Meet the Chair of our Board, Tim Beresford
Tim Beresford, Chair of The Benevolent Society Board, has been volunteering on the Board for seven years since February 2013. He is currently the Deputy CEO of the Australian Trade and Investment Commission (Austrade) and his areas of expertise include strategy, governance, public policy, change management and organisational design.
We had the opportunity to gain some personal insights from Tim in a recent interview. He shared with us his strong commitment to social justice and public policy, why he joined the Board, what excites him and what he wants to achieve for the organisation.
What motivated you to join the Board of The Benevolent Society?
The Benevolent Society does an extraordinary amount of work for Australian society. Being part of something that helps Australians live their best lives and genuinely impacting families, individuals and communities, it gives you a real sense of purpose and meaning. That to me is really inspiring.
Due to our organisation’s size, brand and reputation, we have the ability to influence and shape policy and drive outcomes. Because of who we are and our capacity to drive social change through our advocacy, we can really tilt the dial.
Please tell us a little bit about yourself...
My wife Kate and I have been married for about 20 years. We have two kids, Oliver is 14 and Sarah is 12. We live in Sydney’s suburb of Balmain, close to The Benevolent Society's National Office in Glebe. Although travelling is currently limited, we usually like to travel around Australia and overseas, experiencing different cultures and people. Travelling within Australia, you realise what an amazing country we live in.
I also love cricket and I am usually glued to test matches. These days I play socially and a long (long) time ago, I used to play grade cricket.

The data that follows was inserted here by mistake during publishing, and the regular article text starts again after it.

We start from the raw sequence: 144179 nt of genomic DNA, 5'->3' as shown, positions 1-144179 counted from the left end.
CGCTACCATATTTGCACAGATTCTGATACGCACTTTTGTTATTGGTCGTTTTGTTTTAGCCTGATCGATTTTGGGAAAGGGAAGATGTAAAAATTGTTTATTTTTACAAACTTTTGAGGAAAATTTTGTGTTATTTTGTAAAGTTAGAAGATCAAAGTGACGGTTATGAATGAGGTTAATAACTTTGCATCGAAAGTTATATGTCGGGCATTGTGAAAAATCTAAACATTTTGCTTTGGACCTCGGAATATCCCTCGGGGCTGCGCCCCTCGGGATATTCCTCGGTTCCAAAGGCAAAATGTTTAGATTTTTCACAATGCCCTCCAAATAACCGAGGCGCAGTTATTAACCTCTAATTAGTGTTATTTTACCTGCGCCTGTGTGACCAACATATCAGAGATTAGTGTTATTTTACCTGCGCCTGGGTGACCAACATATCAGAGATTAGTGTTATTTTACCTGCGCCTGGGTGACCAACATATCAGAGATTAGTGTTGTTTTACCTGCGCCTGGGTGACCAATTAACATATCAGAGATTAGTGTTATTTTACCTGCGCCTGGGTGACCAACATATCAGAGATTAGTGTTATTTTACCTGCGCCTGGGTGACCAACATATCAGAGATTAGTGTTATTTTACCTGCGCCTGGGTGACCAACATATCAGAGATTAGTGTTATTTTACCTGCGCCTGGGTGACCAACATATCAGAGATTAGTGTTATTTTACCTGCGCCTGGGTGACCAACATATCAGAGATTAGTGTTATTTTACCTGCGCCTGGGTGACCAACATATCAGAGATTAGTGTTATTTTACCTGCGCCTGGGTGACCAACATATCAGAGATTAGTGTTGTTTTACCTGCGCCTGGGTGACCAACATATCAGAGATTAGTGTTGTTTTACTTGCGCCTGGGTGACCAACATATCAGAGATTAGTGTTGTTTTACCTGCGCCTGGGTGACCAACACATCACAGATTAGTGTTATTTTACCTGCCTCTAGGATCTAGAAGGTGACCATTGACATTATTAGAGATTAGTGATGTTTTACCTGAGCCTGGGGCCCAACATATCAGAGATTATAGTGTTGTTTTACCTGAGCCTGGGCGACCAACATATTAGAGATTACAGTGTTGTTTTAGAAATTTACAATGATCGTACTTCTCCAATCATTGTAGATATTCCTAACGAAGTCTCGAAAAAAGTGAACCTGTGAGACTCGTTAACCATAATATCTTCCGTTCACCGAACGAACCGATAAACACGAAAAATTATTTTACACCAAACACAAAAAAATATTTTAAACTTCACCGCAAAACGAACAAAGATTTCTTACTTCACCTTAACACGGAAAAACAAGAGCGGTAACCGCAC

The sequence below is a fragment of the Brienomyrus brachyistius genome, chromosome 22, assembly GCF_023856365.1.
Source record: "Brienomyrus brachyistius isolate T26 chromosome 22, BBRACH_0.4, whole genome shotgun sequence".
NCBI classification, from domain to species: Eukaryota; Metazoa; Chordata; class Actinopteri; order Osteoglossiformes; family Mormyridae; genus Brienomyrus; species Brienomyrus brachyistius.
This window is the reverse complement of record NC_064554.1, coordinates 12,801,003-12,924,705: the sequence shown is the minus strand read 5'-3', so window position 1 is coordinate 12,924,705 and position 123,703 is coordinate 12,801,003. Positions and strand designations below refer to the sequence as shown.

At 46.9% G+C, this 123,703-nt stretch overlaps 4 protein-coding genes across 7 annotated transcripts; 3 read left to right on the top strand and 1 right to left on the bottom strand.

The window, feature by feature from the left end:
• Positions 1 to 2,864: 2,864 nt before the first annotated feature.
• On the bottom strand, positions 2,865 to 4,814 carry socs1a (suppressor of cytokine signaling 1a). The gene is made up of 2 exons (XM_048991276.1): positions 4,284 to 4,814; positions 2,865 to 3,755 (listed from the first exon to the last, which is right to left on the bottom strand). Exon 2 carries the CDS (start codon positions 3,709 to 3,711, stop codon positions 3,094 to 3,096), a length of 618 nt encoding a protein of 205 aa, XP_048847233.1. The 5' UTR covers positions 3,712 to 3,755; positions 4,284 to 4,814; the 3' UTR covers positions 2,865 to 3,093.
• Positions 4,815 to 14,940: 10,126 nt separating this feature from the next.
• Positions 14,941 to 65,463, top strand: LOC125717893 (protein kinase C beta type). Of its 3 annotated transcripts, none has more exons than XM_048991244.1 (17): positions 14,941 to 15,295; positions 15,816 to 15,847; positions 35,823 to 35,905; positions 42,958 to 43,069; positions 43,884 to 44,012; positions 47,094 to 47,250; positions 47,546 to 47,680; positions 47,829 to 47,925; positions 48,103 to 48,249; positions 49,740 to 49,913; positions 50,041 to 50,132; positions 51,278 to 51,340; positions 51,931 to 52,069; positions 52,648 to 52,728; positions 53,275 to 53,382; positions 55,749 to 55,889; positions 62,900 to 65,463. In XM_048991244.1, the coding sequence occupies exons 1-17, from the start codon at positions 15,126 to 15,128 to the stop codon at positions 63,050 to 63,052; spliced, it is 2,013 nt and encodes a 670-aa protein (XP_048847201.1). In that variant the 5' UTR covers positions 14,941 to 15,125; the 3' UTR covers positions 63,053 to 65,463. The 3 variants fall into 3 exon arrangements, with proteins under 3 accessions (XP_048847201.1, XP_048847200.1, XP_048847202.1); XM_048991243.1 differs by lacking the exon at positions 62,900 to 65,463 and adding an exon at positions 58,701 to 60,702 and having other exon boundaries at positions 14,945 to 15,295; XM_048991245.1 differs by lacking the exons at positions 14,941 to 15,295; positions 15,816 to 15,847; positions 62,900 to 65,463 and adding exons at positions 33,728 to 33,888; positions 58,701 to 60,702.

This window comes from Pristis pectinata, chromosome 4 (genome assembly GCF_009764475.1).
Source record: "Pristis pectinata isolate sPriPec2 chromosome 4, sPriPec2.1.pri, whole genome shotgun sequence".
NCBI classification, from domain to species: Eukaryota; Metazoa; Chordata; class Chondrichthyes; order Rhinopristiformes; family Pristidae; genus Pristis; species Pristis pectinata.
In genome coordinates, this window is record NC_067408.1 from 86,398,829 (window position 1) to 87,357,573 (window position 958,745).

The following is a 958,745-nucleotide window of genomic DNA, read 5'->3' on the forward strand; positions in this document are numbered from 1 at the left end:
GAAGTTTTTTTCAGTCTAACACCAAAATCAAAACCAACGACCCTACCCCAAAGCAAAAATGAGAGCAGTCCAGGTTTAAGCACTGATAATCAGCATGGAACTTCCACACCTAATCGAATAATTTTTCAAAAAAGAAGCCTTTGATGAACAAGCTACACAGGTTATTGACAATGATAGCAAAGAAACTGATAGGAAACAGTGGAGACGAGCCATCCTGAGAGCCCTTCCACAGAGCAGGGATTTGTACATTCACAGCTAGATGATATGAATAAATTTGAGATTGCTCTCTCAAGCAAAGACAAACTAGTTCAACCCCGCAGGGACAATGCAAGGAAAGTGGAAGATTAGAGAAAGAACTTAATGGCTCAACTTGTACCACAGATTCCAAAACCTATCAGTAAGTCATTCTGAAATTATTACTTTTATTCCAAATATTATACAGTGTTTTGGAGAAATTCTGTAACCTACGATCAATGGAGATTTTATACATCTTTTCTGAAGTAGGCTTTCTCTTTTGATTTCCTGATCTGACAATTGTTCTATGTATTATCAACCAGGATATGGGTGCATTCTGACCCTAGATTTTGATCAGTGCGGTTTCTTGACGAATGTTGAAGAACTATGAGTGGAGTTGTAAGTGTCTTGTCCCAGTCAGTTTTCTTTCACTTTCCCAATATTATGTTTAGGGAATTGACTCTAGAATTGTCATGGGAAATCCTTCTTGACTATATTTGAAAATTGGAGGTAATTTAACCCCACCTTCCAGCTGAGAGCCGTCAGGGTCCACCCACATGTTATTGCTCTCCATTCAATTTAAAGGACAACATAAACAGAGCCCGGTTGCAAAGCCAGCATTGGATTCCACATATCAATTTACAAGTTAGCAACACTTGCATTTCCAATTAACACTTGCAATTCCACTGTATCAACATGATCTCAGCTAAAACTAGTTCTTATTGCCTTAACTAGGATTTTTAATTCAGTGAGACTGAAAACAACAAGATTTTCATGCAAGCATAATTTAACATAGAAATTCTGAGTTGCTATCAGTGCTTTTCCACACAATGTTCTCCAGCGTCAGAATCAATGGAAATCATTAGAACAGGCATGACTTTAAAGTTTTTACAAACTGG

What do you find most enjoyable about being the Chair of the Board?
Being amongst our teams and connecting with them. I have visited many of our sites and seen how passionate and committed our people are to our organisation. Also working with my fellow Board members, our CEO Jo Toohey and the senior leadership team, together we are focussed on delivering on our strategic purpose and ensuring we have the greatest social impact.
How do you ensure decisions made by the Board are grounded in our hope and desire for social justice?
Through a deliberate process of listening and challenging one another and staying true to our purpose, we arrive at better decisions. By taking into consideration the diversity of thought and reflections through the decision making process, you get better decisions and outcomes. Some decisions will have an impact on years to come, so having strategic patience in decision making is really, really critical.
What do you hope to achieve whilst on the Board?
Three things: Strategy, governance, and succession planning.
Strategy: Working alongside the Board and senior leadership, I am focussed on delivering our strategic focus and pivoting The Benevolent Society from an organisation that has three separate services to one integrated business with different service offerings. As an organisation, we need to deliver service in an integrated way – “The Benevolent Way” - to meet the needs of our clients and ensure we are shaping and enhancing social policy.
Governance: From a governance perspective, there’s a lot of accountability on Boards. We’ve seen a number of Royal Commissions in recent years across a multitude of industries, so contemporary and rigorous governance is very important. Where there’s good governance, there’s good leadership and where there’s good leadership, there’s good decision making.
Succession planning: Currently we are going through the Board renewal and transparent succession planning process.
What’s one thing you’d change about Australia if you could?
Australia is a wealthy country, made up of extraordinary endowment of intellectual and physical resources. With that wealth comes responsibility and obligation to ensure we are a compassionate and caring country. How we bring that compassion and demonstrate “we care”, is something we always have to put at front of our mind.
What’s your best career advice?
Do what you are passionate about and do what you want to be remembered for. Over our careers we spend a lot of time focussing on our professional skills, but it is also important to spend time on what you really love to do. Thinking about your career in terms of what you want to be remembered for, not just the skills or roles you have done. It is a balance of doing things that nurture both your head and your heart.
What’s your favourite book, blog or podcast and why?
I am very interested in following foreign affairs and I’m an avid reader of ‘The Economist,’ so I can keep abreast of what is happening internationally. I am always intrigued by the impact that foreign affairs plays on our lives.